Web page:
Saturday 24 August 2019

China and Taiwan hold first talks since bitter 1949 split

Taiwanese President Ma Ying-jeou
Taiwanese President Ma Ying-jeou

Neil Connor

The presidents of China and Taiwan reached across decades of Cold War-era estrangement and rivalry yesterday to exchange a historic handshake in the first meeting between the two since their traumatic 1949 split.

China's communist leader Xi Jinping spoke of "ties of flesh" across the Taiwan Strait as he met his counterpart Ma Ying-jeou in Singapore for top-level talks which follow decades of hostility and distrust.

"The 66-year history of cross-Strait relations testifies that no matter how great the difficulty, no matter how many risks there are, no force can pull us apart," Mr Xi told Mr Ma.

"We are brothers, connected by flesh even if our bones are broken. We are a family whose blood is thicker than water."

The meeting comes weeks before elections on the island which are expected to result in victory for Mr Ma's rivals, the Democratic Progressive Party - a result Beijing is desperate to avoid given the DPP's traditional stance in favour of independence from China.

Mr Ma's Nationalists, also known as the Kuomintang (KMT), fled to Taiwan in retreat from Mao Zedong's Communists at the end of the civil war. China maintains it will eventually reunify the island, by force if necessary.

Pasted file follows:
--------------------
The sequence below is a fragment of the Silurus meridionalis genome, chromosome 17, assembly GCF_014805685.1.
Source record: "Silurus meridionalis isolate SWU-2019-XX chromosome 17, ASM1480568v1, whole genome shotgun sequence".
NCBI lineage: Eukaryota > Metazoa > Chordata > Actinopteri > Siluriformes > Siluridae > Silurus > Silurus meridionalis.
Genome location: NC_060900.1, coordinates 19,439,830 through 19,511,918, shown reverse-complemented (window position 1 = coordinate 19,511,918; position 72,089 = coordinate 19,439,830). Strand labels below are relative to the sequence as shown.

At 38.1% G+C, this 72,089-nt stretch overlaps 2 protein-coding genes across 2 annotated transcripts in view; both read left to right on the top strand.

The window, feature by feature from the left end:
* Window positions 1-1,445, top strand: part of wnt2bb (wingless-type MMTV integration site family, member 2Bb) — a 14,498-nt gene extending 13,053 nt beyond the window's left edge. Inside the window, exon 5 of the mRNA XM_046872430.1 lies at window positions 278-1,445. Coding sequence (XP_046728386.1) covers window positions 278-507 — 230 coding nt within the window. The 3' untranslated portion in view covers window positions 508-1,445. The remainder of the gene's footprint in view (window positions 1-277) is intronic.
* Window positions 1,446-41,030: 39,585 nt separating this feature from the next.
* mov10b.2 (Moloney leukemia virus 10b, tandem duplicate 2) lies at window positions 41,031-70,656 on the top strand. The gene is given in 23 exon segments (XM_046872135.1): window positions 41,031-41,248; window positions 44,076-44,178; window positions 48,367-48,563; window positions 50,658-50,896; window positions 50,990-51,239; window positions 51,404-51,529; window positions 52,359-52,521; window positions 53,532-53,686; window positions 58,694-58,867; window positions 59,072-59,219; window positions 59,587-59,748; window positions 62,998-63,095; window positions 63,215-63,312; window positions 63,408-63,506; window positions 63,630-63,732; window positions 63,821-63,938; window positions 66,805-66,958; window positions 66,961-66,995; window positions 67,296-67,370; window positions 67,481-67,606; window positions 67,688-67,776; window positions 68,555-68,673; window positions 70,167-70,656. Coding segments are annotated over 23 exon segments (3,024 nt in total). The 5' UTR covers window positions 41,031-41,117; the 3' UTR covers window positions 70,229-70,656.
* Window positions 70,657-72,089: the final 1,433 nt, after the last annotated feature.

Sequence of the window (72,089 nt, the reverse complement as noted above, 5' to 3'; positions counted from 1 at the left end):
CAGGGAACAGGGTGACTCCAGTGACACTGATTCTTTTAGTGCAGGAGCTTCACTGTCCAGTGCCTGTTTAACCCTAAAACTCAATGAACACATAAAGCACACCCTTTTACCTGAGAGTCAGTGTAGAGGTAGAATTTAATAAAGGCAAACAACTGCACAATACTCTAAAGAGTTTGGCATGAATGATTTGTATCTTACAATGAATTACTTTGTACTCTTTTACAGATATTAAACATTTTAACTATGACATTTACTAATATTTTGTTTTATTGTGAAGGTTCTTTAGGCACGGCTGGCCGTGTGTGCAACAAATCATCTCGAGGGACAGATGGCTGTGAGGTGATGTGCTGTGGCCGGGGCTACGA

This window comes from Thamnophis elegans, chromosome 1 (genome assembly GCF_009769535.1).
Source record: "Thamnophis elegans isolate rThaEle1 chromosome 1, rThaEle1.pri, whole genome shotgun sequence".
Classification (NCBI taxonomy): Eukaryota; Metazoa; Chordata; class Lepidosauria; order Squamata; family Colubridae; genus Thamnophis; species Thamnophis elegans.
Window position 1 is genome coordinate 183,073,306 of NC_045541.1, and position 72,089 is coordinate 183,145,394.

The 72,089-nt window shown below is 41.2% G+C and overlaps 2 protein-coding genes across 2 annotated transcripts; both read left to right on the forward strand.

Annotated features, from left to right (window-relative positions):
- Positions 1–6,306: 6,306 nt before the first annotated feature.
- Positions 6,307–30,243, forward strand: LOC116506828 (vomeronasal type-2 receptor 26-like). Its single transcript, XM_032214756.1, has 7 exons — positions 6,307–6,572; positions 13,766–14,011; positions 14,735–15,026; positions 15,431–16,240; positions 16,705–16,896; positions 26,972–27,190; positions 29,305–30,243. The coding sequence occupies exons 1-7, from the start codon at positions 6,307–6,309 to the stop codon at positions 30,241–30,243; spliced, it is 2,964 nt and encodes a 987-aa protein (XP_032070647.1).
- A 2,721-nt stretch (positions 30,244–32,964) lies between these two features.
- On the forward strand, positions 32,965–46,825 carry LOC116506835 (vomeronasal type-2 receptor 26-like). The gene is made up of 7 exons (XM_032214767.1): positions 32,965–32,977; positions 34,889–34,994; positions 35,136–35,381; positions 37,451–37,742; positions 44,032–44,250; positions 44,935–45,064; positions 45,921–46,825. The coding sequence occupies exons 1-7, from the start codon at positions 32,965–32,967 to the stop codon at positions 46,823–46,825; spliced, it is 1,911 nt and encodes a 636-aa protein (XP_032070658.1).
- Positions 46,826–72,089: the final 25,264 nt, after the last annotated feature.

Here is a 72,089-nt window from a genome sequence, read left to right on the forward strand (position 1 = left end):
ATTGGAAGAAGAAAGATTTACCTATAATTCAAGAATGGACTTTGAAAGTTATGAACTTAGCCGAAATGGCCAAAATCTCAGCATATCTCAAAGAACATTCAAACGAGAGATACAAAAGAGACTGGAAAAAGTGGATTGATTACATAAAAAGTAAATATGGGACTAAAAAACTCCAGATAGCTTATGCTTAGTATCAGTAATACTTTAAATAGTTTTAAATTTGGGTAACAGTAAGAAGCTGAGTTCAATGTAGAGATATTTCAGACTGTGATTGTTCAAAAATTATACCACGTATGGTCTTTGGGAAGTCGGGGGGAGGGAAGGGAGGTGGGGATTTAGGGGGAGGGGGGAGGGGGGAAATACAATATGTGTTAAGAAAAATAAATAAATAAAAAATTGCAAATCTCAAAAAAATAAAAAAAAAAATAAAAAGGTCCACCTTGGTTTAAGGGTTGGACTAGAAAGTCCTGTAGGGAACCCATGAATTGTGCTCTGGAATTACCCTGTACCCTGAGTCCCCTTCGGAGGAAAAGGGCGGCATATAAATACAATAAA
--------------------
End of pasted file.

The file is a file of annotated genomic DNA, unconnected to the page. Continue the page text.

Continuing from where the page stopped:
"Even though this is the first meeting, we feel like old friends," Mr Ma told the Chinese president. "Behind us is history stretching for 60 years. Now before our eyes there are fruits of conciliation instead of confrontation."

Mr Xi was the first to reach out as the two men clasped hands for a handshake lasting at least 80 seconds in front of a backdrop of yellow - a traditional colour of Chinese emperors. The pair occasionally shuffled sideways during the drawn-out gesture to accommodate a mass of photographers as Mr Ma grinned heavily throughout.

The two leaders met for only an hour, and while the occasion was heavy in symbolism, no deals or announcements are expected.

"The visuals are important for them," said J Michael Cole, a Taiwan expert from the University of Nottingham. "It is a landmark meeting, but in terms of substance there is practically nothing."

The meeting was the first since Chairman Mao met with China's nationalist president Chiang Kai-shek in a failed reconciliation attempt in 1945.

After the meeting, Mr Ma said he had discussed security issues with Mr Xi.

The Taiwanese president is to step down due to a two-term limit ahead of the January 16 elections, when DPP candidate Tsai Ing-wen is expected to win the presidential poll.

The ruling party suffered its heaviest local election defeat last year, with many observers saying its policies aimed at forging closer ties with Beijing were a factor.

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